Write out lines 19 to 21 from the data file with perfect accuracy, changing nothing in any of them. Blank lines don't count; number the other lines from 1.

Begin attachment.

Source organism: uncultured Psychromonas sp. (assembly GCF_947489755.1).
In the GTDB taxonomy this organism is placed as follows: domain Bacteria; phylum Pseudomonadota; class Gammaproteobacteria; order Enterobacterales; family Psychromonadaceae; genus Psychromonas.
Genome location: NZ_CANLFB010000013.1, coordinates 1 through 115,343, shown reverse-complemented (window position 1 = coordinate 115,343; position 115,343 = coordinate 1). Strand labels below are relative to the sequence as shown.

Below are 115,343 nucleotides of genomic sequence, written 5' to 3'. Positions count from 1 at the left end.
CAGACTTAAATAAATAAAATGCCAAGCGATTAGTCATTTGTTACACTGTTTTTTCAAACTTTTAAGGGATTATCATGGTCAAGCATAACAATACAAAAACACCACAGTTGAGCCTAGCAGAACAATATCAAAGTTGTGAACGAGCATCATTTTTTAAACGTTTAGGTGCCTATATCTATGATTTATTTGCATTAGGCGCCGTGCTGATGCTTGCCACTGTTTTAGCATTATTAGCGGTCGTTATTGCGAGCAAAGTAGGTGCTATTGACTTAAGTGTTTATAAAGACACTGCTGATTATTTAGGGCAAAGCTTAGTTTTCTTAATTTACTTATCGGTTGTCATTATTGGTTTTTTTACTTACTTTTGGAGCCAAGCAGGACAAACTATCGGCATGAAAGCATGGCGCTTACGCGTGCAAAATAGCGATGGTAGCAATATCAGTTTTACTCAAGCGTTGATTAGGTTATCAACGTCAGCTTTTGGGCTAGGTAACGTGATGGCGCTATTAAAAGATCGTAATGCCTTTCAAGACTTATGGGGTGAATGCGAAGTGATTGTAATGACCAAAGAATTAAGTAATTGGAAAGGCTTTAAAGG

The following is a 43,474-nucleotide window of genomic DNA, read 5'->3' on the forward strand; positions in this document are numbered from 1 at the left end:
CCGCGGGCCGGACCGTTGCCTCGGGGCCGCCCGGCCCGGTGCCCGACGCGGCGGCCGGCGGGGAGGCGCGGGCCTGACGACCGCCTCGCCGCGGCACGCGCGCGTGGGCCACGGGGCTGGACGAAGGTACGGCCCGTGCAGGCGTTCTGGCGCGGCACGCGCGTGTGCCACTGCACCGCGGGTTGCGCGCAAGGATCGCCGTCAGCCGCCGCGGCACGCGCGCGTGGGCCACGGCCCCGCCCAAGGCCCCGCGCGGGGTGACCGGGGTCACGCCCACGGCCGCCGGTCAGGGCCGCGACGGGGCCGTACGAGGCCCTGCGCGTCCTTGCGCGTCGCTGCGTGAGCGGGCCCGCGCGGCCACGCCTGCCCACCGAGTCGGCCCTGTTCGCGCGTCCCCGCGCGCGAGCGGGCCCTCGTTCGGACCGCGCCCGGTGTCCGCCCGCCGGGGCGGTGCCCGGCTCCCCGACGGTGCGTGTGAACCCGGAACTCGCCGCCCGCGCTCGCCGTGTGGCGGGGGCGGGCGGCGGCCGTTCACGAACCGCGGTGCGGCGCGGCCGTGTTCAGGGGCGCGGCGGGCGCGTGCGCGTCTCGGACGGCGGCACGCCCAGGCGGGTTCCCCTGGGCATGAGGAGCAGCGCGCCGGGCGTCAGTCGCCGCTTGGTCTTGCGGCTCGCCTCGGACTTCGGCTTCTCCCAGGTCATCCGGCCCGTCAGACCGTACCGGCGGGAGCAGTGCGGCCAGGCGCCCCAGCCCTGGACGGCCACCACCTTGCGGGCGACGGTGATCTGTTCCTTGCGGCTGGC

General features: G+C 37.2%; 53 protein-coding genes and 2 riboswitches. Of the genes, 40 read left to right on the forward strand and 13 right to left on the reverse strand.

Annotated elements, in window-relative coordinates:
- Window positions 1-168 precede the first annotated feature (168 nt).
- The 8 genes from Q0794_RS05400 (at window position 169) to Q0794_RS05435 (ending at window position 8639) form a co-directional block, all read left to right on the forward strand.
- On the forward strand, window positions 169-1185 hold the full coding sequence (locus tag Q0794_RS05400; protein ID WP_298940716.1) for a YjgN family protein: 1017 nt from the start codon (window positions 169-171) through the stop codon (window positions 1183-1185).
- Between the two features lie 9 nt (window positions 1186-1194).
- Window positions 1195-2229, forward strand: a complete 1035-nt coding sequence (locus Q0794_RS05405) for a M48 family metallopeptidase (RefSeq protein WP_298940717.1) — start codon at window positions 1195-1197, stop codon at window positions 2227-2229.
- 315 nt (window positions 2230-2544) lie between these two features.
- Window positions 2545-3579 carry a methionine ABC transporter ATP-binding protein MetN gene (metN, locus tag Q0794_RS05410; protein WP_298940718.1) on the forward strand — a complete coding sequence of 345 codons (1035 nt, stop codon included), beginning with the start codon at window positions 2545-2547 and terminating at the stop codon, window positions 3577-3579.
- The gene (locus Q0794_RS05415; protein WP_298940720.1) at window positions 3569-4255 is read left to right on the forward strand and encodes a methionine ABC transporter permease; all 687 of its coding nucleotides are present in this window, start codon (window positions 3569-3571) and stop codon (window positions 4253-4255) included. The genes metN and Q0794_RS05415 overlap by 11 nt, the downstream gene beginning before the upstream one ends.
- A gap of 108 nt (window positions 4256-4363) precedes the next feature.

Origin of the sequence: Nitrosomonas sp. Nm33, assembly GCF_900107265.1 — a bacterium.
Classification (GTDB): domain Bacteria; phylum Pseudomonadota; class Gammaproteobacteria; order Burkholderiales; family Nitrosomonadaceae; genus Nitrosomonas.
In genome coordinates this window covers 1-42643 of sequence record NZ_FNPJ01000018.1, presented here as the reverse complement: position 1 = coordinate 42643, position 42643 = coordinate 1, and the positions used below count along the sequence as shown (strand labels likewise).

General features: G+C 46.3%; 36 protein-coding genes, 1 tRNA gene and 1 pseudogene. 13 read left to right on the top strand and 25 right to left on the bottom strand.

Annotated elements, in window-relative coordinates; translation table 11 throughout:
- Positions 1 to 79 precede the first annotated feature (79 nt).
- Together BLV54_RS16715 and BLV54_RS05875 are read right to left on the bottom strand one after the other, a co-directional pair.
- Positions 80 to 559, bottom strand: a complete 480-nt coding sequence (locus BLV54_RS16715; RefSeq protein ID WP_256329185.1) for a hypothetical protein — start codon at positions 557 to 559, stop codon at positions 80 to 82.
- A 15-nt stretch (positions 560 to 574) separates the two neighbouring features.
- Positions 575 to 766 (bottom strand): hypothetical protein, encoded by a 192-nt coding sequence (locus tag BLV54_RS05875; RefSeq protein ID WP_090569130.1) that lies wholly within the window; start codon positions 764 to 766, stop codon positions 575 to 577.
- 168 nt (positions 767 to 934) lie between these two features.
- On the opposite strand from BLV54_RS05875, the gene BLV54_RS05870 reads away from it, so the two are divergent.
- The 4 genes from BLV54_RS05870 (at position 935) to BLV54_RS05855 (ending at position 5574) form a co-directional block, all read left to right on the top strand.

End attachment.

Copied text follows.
Origin of the sequence: Nitrosomonas sp. Nm33, assembly GCF_900107265.1 — a bacterium.
Classification (GTDB): domain Bacteria; phylum Pseudomonadota; class Gammaproteobacteria; order Burkholderiales; family Nitrosomonadaceae; genus Nitrosomonas.
In genome coordinates this window covers 1-42643 of sequence record NZ_FNPJ01000018.1, presented here as the reverse complement: position 1 = coordinate 42643, position 42643 = coordinate 1, and the positions used below count along the sequence as shown (strand labels likewise).